The more pressing question is why the Pakistani people still feel the army acts in their own interest. Perhaps it's a question of placing your trust in the lesser evil. Politicians have completely failed Pakistan, and they do it with much less grace than the army. At least the army is skillful enough to cover up their blunders; politicians parade their ineptitude openly. Against that backdrop, the army looks positively angelic.

But now politicians, especially Pakistani President Asif Ali Zardari, who has never had a good relationship with Pakistan's generals, sense an opportunity. My feeling is that Zardari would like to see military control transferred to his office, much as it is in the U.S., making him the Commander in Chief. Kerry-Lugar is a first step. As for the money, well, if the U.S. oversees how it is used as thoroughly as the bill lays out, then it shouldn't end up in the pockets of politicians. Nonetheless, I'm still skeptical. Pakistan's elite have been pilfering money for decades. They've become exceptionally good at it - masters of collecting cream. Their will to fatten up on foreign handouts is powerful so I don't doubt that they will find a way.

The key consequence of Kerry-Lugar is the wedge it has put between Pakistan's civilian government and the military. Now we have two self-absorbed groups battling for supremacy. Personally, I'm not about to pick a side. Both are distasteful to my palate.

Monday, October 5, 2009

What's possible

Given all the debate in the U.S. over what to do next in Afghanistan, I figure now's a good a time as any to throw in my two cents. When you strip the issue down to its essence, at least from the American perspective, one question remains: What is the endgame? It used to be creating a stable, democratic, and moderate Afghanistan. Before that, it was eliminating militancy, primarily the al Qaeda threat, to safeguard the U.S.'s national security. The two missions are intended for two different audiences: the first for the people of Afghanistan (and the world in general), the latter for the American people. The first requires a strategy to win hearts and minds - a culturally transformative approach - whereas the latter is by its nature militaristic.

Neither is achievable.

I've written a little about the challenges facing the transformative approach in the past couple of blog entries. People tend to be resistant to change imposed by outsiders, especially when that change affects the fundamental pillars of a society - namely, its language and culture. Transforming Afghanistan, or the Pashtun culture which is the epicenter of the conflict there, will take generations. It is possible but it has to happen from within. That's not to say western countries should simply walk away - we tried that after the Soviets left Afghanistan back in 1988 and look where it got us. Instead, we need to support the existing structures of the society, recognizing the elements of it that promote peace and strengthening them. That, of course, means understanding the culture first.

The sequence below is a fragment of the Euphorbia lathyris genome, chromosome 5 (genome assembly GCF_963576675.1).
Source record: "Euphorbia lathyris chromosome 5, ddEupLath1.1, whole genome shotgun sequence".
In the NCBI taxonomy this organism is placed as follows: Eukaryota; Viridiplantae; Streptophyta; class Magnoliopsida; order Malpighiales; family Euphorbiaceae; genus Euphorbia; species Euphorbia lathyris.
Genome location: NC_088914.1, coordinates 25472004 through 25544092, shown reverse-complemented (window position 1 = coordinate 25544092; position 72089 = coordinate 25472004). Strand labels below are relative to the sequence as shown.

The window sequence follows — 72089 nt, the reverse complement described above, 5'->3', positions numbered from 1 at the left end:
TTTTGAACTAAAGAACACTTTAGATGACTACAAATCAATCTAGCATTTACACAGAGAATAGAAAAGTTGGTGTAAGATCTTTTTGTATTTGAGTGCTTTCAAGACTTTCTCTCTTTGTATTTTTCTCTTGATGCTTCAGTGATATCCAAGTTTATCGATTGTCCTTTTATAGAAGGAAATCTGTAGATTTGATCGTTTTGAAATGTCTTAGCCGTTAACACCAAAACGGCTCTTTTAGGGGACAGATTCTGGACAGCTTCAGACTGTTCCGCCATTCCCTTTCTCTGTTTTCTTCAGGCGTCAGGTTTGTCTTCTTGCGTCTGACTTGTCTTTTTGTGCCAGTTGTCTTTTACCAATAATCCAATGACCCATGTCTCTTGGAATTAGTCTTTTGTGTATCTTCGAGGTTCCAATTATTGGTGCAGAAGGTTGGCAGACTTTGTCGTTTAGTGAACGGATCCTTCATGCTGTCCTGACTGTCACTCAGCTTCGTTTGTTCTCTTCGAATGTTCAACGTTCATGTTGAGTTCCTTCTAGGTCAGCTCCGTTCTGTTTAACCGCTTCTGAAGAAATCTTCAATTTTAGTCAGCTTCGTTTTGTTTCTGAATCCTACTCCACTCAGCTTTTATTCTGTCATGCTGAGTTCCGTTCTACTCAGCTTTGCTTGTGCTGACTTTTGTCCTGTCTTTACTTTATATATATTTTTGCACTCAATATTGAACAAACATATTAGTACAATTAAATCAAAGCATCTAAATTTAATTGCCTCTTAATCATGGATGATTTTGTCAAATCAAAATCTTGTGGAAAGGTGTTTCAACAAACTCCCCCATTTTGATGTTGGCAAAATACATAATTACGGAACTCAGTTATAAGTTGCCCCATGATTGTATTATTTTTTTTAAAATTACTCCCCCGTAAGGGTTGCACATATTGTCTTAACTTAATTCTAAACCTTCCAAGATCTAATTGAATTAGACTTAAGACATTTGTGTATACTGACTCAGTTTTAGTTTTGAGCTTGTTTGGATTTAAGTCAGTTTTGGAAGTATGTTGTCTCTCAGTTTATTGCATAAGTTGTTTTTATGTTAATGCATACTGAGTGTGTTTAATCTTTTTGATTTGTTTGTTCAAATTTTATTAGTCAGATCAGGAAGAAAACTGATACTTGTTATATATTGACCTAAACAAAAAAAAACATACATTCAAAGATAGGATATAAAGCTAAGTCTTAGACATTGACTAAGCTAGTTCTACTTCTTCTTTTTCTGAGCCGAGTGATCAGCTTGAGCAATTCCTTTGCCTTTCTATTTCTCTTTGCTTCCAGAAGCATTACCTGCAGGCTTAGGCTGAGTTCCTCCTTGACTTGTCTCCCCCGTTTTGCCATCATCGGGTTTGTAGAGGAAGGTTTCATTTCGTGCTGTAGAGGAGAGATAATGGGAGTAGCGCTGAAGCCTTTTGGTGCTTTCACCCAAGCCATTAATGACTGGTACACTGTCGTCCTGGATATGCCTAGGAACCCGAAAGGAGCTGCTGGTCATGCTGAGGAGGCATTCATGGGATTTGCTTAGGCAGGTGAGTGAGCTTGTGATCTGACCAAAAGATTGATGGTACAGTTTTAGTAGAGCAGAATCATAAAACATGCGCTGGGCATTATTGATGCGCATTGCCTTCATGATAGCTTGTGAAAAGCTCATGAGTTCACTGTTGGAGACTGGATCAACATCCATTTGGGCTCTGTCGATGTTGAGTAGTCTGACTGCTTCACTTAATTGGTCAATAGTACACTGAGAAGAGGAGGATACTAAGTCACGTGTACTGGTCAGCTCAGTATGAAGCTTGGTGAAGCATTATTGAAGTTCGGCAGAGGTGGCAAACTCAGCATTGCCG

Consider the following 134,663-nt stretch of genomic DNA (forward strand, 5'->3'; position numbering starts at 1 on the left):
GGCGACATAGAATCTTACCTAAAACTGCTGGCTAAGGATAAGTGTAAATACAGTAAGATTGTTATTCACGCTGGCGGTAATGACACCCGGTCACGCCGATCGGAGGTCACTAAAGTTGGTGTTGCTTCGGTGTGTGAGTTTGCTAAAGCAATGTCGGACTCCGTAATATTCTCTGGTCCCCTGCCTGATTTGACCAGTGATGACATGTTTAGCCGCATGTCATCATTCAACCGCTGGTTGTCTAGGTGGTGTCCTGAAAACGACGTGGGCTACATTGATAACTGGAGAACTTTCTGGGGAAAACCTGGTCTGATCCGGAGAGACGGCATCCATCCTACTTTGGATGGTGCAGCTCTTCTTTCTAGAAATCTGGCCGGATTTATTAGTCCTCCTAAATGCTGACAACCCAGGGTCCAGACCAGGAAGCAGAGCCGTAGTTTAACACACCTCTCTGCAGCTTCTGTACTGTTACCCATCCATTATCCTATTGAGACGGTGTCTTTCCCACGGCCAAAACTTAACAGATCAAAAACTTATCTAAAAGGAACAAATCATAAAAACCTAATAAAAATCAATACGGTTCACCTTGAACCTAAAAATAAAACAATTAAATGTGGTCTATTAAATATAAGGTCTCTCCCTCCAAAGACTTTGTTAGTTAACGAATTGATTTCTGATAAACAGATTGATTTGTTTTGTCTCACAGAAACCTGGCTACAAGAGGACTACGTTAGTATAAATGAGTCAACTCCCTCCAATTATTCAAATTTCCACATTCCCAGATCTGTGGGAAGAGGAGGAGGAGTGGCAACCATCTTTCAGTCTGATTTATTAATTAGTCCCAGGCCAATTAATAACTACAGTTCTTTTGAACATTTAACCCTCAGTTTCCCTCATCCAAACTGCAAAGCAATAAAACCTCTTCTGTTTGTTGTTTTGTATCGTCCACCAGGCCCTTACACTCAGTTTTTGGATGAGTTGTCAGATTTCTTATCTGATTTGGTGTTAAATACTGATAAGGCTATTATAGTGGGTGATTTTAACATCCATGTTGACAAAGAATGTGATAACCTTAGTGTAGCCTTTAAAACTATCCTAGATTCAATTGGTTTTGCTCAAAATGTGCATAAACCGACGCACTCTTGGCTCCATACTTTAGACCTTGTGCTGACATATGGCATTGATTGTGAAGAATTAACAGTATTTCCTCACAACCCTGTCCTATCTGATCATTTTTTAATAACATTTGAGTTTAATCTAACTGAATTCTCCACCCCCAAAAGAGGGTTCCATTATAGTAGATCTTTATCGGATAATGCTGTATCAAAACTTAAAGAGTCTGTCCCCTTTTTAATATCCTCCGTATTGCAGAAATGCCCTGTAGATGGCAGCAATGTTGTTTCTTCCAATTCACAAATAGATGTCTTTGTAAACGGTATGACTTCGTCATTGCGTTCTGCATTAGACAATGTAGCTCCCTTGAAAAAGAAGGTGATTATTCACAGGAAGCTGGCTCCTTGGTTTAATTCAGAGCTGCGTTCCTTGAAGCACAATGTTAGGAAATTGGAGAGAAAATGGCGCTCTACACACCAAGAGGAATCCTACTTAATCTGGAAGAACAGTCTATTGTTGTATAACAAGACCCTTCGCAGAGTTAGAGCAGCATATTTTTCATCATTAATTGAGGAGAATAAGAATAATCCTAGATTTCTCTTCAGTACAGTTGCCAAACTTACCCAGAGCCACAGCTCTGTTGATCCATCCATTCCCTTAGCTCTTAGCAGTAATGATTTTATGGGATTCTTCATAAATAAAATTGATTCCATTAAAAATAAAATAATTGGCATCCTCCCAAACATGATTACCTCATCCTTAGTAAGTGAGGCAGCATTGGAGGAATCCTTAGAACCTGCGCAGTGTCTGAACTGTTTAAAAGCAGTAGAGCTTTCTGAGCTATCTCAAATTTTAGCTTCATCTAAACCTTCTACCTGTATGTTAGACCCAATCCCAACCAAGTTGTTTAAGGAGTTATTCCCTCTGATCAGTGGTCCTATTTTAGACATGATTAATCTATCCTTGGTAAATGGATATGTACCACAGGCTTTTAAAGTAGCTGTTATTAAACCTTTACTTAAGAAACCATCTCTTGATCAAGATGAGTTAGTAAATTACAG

Walking away means abandoning Afghans and Pakistanis to the sharks. Pakistan may be able to handle it - they have enough firepower to solve their militant problem at any time, though they prefer to project an image of desperate need, to keep the foreign (i.e. U.S.) funds flowing in. Afghanistan on the other hand, will crumble, ironically because Pakistan, shedding its 'under siege' image, will go back to being the Taliban puppet-master.

What Pakistan perhaps doesn't realize, or underestimates the potential danger of, is how deeply militancy, in the form of global jihad, has made a footprint inside the country. It's as much a threat to them as it is to anyone else, which happens to be the crux of their argument for increased financial support. But I predict that if the U.S. and Nato leave Afghanistan any time soon, what will follow is a swift Pakistani "victory" over the militant groups in the northwest and a sudden re-emergence of what's now called the Quetta Shura (Mullah Omar's group) inside Afghanistan. Oh, and a civil war there, naturally.

Which brings us back to Pakistan's quandary: can it, as its military believes, completely contain its homegrown militants? I don't think so. They've managed it in the past only because the scale of the militant jihad didn't extend beyond Kashmir and Afghanistan - both regions within Pakistan's sphere of interest. Now it's gone global. Global jihadists - Uzbeks, Arabs, and a growing number of Pashtuns and Punjabis, have made the northwest of Pakistan their own base of operations. The Quetta Shura, Pakistan's ally, has gone down that road, though to what degree is still speculation. Nonetheless, if Pakistan supports the return of the Taliban regime in Afghanistan it risks joining hands with an ideology premised on holy war. How that would play into Pakistan's own growing global jihadist dilemma is anyone's guess, but I'm guessing it won't be good.

So a military element to the Af-Pak puzzle is now inevitable. It needn't have been this way but it's pointless to pine over what could have been. Perhaps if the U.S. hadn't invaded Afghanistan, the spread of global jihad might have been kept in check. There were moderate elements in the Taliban regime at one time. After 9/11, some were calling for Osama bin Laden to be handed over to the U.S., others wanted him turned over to a neutral third-party, preferably an Islamic nation (fair enough considering the legal issues involved). Instead, they got an invasion. That act has done more damage to Afghanistan, and more critically to the Afghan people's perception of the U.S., than any occupation, no matter how long. It has strengthened the militants' hand. These are the facts of history. The facts of today are different: a disenfranchised people sandwiched between radicals (both of the Islamic and the western kind), a shattered Pashtun nation and a long, messy road of broken promises.